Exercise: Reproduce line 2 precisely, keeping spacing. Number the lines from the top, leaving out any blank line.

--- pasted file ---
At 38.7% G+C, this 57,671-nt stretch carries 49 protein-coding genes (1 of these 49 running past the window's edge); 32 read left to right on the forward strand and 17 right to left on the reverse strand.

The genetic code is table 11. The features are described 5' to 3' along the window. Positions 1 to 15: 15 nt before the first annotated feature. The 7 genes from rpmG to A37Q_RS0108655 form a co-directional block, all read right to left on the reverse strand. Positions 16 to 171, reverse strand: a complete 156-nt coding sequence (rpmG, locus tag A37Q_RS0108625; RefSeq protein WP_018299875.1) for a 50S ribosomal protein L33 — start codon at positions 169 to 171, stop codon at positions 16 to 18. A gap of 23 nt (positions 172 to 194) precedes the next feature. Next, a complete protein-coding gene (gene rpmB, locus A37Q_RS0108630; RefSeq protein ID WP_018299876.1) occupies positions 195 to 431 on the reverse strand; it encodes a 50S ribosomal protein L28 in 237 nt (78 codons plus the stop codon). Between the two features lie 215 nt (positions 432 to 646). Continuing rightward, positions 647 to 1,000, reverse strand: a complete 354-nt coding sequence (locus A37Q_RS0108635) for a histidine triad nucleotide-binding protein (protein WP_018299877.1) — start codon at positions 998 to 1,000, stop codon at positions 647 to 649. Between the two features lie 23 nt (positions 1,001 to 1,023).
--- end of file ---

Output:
The genetic code is table 11. The features are described 5' to 3' along the window. Positions 1 to 15: 15 nt before the first annotated feature. The 7 genes from rpmG to A37Q_RS0108655 form a co-directional block, all read right to left on the reverse strand. Positions 16 to 171, reverse strand: a complete 156-nt coding sequence (rpmG, locus tag A37Q_RS0108625; RefSeq protein WP_018299875.1) for a 50S ribosomal protein L33 — start codon at positions 169 to 171, stop codon at positions 16 to 18. A gap of 23 nt (positions 172 to 194) precedes the next feature. Next, a complete protein-coding gene (gene rpmB, locus A37Q_RS0108630; RefSeq protein ID WP_018299876.1) occupies positions 195 to 431 on the reverse strand; it encodes a 50S ribosomal protein L28 in 237 nt (78 codons plus the stop codon). Between the two features lie 215 nt (positions 432 to 646). Continuing rightward, positions 647 to 1,000, reverse strand: a complete 354-nt coding sequence (locus A37Q_RS0108635) for a histidine triad nucleotide-binding protein (protein WP_018299877.1) — start codon at positions 998 to 1,000, stop codon at positions 647 to 649. Between the two features lie 23 nt (positions 1,001 to 1,023).